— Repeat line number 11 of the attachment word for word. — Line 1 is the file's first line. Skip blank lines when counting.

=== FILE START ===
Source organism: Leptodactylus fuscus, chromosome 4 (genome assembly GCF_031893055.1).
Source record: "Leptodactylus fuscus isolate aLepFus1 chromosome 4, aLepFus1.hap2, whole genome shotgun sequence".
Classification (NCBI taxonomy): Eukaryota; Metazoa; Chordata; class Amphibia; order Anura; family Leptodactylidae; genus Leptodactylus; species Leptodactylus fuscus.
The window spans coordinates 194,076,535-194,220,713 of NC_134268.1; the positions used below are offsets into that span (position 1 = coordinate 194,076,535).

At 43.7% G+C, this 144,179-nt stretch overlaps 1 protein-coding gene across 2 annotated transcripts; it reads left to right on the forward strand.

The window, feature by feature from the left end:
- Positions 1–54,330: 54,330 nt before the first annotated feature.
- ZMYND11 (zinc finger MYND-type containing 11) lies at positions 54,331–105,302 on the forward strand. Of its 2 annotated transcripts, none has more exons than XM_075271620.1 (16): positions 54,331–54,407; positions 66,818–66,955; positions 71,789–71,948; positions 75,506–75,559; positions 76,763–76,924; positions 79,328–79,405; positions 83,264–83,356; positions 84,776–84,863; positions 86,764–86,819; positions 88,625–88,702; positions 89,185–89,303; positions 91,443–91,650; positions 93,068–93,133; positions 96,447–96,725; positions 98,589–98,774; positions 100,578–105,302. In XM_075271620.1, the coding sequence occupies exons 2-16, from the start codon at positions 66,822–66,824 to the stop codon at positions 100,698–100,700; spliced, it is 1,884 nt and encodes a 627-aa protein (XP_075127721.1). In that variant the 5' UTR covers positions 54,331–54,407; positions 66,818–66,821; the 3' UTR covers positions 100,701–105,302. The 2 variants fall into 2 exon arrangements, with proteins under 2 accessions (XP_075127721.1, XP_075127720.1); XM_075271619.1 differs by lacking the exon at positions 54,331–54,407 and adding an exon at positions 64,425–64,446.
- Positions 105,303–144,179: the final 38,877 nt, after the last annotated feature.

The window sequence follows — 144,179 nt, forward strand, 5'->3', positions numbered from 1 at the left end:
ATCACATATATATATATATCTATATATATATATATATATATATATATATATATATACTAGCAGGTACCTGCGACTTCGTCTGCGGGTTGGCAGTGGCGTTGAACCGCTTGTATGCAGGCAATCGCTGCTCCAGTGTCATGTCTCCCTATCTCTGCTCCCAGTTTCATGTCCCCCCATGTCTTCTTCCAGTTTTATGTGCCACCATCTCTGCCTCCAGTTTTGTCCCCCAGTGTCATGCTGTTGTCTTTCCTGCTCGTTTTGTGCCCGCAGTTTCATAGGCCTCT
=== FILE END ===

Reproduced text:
ATCACATATATATATATATCTATATATATATATATATATATATATATATATATATACTAGCAGGTACCTGCGACTTCGTCTGCGGGTTGGCAGTGGCGTTGAACCGCTTGTATGCAGGCAATCGCTGCTCCAGTGTCATGTCTCCCTATCTCTGCTCCCAGTTTCATGTCCCCCCATGTCTTCTTCCAGTTTTATGTGCCACCATCTCTGCCTCCAGTTTTGTCCCCCAGTGTCATGCTGTTGTCTTTCCTGCTCGTTTTGTGCCCGCAGTTTCATAGGCCTCT